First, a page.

As for the single issues, I’ve generally been a fan of James Robinson’s work on Justice League of America, but he really took a chance with this week’s spotlight on Donna Troy. He (and Donna) seemed to realize that the old “fight mocking versions of your friends” trick has been pretty played out, so the story wasn’t as bad as it could have been. Still, the issue felt rather perfunctory, like Donna’s 10,000-mile angst checkup. Next time it comes around, maybe she can sing “I Will Survive” while punching out those hateful Kid Flashes and Starfires.
Throughout Jonathan Hickman’s run on Fantastic Four, I’ve felt like I’ve been playing catch-up. At some point I plan to read the whole thing in a few big chunks. Accordingly, this week’s issue offered a good spot to stop and assess the storylines so far. I especially like this issue’s team-up, since it touches on older plots from the Chris Claremont and Mark Waid days.
And speaking of older plots, if I were more of a Nick Fury scholar I could better evaluate the continuity issues raised in Secret Avengers #5—but those aside, it was a neat, occasionally touching look at … well, something that might well have been a mere continuity patch.
Sean T. Collins: I’ll look back on this week as the week I read the comic of the year, I’m pretty sure, but I also re-read an elementary-school landmark and checked out a new publisher’s promising debut. Click the links for full reviews…
The ACME Novelty Library #20 by Chris Ware (Drawn & Quarterly): I can count the number of comics-reading experiences I’ve had that were this emotionally intense on the fingers of one hand. I felt physically stunned by this book. The kind of comic the word “masterpiece” was made for.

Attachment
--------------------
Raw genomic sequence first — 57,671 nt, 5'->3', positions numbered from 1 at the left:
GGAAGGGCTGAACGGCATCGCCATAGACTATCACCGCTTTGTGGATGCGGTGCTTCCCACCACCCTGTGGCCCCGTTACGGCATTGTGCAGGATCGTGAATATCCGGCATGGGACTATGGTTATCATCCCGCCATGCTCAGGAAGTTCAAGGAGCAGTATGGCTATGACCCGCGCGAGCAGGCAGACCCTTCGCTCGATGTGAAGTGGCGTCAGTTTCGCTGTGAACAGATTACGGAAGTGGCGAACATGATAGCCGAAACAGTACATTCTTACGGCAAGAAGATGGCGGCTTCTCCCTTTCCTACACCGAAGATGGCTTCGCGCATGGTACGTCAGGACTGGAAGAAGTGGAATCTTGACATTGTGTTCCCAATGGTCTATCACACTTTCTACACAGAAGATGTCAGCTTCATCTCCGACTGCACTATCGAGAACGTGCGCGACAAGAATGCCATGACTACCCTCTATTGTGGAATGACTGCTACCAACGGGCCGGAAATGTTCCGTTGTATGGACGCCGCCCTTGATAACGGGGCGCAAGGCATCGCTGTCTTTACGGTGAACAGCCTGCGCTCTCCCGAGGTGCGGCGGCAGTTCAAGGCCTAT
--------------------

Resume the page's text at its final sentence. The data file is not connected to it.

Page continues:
Scary Stories Treasury by Alvin Schwartz & Stephen Gammell (HarperCollins): Remember Scary Stories to Tell in the Dark? Chances are good that if you ever read this children’s classic, you damn well do remember it—the stunning black-and-white illustrations from Gammell and the chillingly direct prose from Schwartz are nightmare fodder even now.
The Whale by Aidan Koch (Gaze Books): Cartoonist/publisher Blaise Larmee’s new imprint makes its debut with this flawed but lovely look at loss, distinguished by Koch’s fine pencil art.
Chris Mautner: Super Spy: The Lost Dossiers by Matt Kindt.
This is basically the comics equivalent of a bunch of bonus DVD features, containing various mini-comics, sketches, notes and other ephemera related to the first Super Spy book. I haven’t read that yet, so my enjoyment of this book was limited quite a bit, though not so much that I couldn’t see it’s appeal or enjoy some of the stories on their own.